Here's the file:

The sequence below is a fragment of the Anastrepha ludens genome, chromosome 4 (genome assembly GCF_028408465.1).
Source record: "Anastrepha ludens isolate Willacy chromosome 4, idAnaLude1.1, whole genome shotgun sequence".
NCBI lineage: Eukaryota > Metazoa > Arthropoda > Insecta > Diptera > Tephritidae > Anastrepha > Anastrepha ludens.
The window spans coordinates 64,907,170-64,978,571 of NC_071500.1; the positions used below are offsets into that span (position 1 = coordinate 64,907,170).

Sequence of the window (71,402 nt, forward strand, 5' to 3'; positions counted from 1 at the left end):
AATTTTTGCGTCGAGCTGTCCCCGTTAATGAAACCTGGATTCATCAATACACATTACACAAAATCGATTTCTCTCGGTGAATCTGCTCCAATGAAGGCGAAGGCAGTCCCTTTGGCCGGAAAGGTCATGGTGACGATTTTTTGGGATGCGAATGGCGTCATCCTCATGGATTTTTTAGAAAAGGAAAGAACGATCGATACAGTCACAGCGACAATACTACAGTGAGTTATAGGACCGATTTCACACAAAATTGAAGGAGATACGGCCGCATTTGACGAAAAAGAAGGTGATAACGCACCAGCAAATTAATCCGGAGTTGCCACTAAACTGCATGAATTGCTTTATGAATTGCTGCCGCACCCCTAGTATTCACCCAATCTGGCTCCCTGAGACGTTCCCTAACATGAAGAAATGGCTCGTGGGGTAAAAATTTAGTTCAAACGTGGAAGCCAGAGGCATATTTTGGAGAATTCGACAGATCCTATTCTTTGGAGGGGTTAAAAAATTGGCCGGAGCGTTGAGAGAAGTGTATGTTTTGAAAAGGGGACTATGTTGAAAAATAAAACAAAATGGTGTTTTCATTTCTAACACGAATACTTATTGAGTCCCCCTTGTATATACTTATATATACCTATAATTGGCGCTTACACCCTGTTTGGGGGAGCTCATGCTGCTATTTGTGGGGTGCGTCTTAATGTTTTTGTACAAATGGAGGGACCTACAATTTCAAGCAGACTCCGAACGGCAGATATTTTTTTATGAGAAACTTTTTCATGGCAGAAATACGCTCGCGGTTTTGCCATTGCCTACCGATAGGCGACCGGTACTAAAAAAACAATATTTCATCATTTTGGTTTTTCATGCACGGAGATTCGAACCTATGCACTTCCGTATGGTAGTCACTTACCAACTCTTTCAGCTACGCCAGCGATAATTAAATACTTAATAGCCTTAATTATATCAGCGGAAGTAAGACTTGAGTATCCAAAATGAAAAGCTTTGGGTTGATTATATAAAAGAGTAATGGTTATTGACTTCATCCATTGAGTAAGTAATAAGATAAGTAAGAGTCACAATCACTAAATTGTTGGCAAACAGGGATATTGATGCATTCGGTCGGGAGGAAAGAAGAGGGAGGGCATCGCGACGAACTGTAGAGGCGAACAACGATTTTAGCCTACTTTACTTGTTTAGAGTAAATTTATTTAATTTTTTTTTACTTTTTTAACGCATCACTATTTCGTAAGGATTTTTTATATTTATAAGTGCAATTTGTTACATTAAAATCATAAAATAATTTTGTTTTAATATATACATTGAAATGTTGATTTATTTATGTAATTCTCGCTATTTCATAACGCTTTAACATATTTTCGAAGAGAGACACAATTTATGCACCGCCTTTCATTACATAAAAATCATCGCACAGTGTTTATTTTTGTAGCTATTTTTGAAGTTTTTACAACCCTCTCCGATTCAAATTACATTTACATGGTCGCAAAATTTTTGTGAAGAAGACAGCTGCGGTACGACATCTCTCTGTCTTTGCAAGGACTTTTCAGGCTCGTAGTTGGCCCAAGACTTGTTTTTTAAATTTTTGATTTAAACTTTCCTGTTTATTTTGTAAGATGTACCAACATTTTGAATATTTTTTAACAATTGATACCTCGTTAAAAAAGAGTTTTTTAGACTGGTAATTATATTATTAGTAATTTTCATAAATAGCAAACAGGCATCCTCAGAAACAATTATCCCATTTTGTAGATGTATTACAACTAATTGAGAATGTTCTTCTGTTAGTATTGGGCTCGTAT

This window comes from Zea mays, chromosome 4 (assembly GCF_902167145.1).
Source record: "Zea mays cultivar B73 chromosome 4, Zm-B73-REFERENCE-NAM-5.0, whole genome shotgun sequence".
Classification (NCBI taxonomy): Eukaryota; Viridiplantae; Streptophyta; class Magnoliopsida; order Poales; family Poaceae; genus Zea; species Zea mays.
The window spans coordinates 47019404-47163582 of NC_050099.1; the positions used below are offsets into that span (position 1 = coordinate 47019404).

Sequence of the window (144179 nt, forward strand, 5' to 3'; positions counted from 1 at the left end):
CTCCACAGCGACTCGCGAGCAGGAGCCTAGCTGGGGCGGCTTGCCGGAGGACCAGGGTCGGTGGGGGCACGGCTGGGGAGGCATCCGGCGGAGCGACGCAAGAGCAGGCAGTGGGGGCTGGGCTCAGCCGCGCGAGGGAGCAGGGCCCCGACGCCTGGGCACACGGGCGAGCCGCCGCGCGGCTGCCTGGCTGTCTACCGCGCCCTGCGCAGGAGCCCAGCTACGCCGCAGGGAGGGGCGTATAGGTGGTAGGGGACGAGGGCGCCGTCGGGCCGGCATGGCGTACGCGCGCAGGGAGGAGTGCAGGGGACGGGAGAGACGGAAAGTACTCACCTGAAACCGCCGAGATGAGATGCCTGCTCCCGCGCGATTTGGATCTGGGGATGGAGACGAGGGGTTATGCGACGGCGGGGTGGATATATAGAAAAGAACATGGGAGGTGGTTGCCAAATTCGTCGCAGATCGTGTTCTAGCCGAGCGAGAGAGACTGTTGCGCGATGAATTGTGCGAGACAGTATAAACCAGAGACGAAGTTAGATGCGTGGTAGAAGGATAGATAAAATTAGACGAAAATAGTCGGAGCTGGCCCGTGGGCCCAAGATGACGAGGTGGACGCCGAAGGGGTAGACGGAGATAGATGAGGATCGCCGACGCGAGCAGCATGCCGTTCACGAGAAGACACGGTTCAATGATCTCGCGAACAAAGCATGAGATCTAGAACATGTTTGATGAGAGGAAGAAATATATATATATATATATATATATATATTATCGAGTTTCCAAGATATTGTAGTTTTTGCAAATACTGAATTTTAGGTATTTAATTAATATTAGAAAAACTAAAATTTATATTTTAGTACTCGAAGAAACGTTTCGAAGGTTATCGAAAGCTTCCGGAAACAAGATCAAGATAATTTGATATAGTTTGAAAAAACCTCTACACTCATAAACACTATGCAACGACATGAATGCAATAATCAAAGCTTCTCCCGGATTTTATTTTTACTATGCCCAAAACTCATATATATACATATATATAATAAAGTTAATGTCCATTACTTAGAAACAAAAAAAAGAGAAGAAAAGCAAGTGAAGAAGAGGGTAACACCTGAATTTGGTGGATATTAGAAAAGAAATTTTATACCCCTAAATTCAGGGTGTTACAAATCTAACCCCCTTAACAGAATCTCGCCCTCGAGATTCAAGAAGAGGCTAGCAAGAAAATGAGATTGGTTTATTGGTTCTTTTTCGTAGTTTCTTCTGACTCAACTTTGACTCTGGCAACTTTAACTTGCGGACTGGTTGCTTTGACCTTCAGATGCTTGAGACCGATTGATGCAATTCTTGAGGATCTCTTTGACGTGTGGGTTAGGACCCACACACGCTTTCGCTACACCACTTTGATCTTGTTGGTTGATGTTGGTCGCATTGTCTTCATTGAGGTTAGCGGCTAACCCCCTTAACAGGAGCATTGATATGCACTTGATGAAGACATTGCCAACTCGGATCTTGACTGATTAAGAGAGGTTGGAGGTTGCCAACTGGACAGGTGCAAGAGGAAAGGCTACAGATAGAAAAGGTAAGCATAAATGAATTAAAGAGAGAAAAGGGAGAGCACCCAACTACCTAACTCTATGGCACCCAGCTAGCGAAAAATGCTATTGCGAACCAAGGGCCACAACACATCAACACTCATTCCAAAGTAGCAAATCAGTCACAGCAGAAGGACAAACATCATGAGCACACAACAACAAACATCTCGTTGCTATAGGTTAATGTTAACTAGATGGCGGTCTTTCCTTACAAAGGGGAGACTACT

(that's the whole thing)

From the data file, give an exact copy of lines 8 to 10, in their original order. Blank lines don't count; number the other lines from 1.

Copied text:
Source record: "Zea mays cultivar B73 chromosome 4, Zm-B73-REFERENCE-NAM-5.0, whole genome shotgun sequence".
Classification (NCBI taxonomy): Eukaryota; Viridiplantae; Streptophyta; class Magnoliopsida; order Poales; family Poaceae; genus Zea; species Zea mays.
The window spans coordinates 47019404-47163582 of NC_050099.1; the positions used below are offsets into that span (position 1 = coordinate 47019404).